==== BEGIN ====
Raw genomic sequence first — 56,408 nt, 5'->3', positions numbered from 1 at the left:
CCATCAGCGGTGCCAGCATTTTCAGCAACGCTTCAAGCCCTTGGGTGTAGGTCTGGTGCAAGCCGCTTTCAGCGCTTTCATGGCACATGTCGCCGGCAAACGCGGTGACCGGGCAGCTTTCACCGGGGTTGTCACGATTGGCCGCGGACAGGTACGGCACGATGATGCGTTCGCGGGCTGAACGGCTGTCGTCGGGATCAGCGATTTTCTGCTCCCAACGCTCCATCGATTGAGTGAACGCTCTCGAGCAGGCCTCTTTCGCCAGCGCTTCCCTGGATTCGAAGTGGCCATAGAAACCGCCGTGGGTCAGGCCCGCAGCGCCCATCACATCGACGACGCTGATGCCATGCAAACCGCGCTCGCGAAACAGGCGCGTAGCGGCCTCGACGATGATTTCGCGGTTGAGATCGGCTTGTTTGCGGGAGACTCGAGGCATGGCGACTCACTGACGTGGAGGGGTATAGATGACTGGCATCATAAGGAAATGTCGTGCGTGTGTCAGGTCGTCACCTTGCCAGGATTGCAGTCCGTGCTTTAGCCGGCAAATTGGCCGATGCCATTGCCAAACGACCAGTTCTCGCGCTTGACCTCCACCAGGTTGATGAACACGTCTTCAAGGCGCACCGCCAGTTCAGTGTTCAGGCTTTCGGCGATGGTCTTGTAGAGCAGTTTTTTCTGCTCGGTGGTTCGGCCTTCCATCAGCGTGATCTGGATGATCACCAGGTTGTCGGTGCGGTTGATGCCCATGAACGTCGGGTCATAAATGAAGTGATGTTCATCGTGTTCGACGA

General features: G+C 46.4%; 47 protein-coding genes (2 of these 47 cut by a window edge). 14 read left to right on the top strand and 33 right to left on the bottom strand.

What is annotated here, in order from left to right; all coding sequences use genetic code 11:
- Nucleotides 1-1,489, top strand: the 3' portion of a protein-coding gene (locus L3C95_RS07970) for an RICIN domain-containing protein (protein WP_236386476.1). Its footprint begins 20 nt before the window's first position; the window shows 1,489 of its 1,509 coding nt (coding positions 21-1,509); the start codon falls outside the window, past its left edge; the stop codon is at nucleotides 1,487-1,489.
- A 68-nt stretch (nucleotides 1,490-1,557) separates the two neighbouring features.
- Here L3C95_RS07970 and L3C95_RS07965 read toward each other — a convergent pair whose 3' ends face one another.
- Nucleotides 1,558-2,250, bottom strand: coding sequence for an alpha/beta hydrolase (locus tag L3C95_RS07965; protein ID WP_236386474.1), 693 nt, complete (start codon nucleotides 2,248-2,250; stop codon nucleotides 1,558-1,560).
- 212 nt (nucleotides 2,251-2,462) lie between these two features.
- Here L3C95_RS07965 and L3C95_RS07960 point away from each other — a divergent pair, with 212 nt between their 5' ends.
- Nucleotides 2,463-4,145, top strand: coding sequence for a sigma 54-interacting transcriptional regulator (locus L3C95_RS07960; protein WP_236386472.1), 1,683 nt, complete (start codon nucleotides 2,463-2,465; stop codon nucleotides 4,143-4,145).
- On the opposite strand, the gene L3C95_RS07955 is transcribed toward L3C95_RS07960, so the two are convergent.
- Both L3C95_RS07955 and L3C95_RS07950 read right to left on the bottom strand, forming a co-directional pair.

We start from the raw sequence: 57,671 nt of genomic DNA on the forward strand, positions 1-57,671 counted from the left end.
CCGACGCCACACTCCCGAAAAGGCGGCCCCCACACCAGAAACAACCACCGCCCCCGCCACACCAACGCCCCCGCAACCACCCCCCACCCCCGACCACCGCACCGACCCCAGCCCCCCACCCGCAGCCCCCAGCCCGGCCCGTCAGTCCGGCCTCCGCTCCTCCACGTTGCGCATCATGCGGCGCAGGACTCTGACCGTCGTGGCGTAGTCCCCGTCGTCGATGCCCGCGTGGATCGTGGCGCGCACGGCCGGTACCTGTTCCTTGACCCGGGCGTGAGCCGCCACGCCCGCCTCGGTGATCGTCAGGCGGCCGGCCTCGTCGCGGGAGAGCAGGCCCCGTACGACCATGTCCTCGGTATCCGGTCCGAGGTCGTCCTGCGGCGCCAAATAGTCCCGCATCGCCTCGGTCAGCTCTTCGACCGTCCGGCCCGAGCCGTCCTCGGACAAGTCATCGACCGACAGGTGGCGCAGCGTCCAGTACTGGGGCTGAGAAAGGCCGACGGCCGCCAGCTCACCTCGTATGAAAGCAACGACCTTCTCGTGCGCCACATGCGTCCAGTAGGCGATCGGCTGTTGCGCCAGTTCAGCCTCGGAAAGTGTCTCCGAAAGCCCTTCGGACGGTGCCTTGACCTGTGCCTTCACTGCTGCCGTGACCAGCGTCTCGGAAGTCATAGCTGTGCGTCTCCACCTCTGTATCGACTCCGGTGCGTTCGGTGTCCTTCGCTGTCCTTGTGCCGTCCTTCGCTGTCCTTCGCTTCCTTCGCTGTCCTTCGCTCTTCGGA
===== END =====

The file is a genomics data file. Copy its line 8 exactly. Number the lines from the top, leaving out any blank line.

- Nucleotides 1,558-2,250, bottom strand: coding sequence for an alpha/beta hydrolase (locus tag L3C95_RS07965; protein ID WP_236386474.1), 693 nt, complete (start codon nucleotides 2,248-2,250; stop codon nucleotides 1,558-1,560).